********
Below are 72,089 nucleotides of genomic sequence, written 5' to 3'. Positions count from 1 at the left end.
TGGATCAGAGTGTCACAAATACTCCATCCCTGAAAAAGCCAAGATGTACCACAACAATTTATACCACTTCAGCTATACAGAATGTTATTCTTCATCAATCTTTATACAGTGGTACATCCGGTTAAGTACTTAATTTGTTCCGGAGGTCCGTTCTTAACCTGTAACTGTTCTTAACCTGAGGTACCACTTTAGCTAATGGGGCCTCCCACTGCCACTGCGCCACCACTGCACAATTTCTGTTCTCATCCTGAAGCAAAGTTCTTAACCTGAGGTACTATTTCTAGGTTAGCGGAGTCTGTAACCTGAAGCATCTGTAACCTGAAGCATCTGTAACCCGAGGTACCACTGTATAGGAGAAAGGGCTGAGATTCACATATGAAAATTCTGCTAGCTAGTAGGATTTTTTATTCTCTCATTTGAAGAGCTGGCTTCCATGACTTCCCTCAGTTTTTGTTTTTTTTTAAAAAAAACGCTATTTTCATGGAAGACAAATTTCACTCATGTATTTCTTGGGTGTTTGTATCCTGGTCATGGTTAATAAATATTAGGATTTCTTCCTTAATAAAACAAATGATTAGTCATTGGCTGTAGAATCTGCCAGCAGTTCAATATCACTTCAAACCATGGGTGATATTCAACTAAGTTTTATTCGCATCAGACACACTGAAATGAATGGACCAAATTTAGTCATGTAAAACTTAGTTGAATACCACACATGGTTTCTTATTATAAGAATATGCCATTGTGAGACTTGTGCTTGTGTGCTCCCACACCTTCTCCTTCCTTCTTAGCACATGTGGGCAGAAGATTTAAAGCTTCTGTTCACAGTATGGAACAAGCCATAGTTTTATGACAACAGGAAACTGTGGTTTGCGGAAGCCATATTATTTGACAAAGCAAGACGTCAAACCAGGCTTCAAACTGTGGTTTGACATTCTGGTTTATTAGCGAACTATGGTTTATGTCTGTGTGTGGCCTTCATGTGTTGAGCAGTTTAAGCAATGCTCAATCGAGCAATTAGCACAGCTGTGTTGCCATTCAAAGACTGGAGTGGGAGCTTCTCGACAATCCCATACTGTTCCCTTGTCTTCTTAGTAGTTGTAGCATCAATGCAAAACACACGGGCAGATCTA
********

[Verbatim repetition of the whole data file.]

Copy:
Below are 72,089 nucleotides of genomic sequence, written 5' to 3'. Positions count from 1 at the left end.
TGGATCAGAGTGTCACAAATACTCCATCCCTGAAAAAGCCAAGATGTACCACAACAATTTATACCACTTCAGCTATACAGAATGTTATTCTTCATCAATCTTTATACAGTGGTACATCCGGTTAAGTACTTAATTTGTTCCGGAGGTCCGTTCTTAACCTGTAACTGTTCTTAACCTGAGGTACCACTTTAGCTAATGGGGCCTCCCACTGCCACTGCGCCACCACTGCACAATTTCTGTTCTCATCCTGAAGCAAAGTTCTTAACCTGAGGTACTATTTCTAGGTTAGCGGAGTCTGTAACCTGAAGCATCTGTAACCTGAAGCATCTGTAACCCGAGGTACCACTGTATAGGAGAAAGGGCTGAGATTCACATATGAAAATTCTGCTAGCTAGTAGGATTTTTTATTCTCTCATTTGAAGAGCTGGCTTCCATGACTTCCCTCAGTTTTTGTTTTTTTTTAAAAAAAACGCTATTTTCATGGAAGACAAATTTCACTCATGTATTTCTTGGGTGTTTGTATCCTGGTCATGGTTAATAAATATTAGGATTTCTTCCTTAATAAAACAAATGATTAGTCATTGGCTGTAGAATCTGCCAGCAGTTCAATATCACTTCAAACCATGGGTGATATTCAACTAAGTTTTATTCGCATCAGACACACTGAAATGAATGGACCAAATTTAGTCATGTAAAACTTAGTTGAATACCACACATGGTTTCTTATTATAAGAATATGCCATTGTGAGACTTGTGCTTGTGTGCTCCCACACCTTCTCCTTCCTTCTTAGCACATGTGGGCAGAAGATTTAAAGCTTCTGTTCACAGTATGGAACAAGCCATAGTTTTATGACAACAGGAAACTGTGGTTTGCGGAAGCCATATTATTTGACAAAGCAAGACGTCAAACCAGGCTTCAAACTGTGGTTTGACATTCTGGTTTATTAGCGAACTATGGTTTATGTCTGTGTGTGGCCTTCATGTGTTGAGCAGTTTAAGCAATGCTCAATCGAGCAATTAGCACAGCTGTGTTGCCATTCAAAGACTGGAGTGGGAGCTTCTCGACAATCCCATACTGTTCCCTTGTCTTCTTAGTAGTTGTAGCATCAATGCAAAACACACGGGCAGATCTA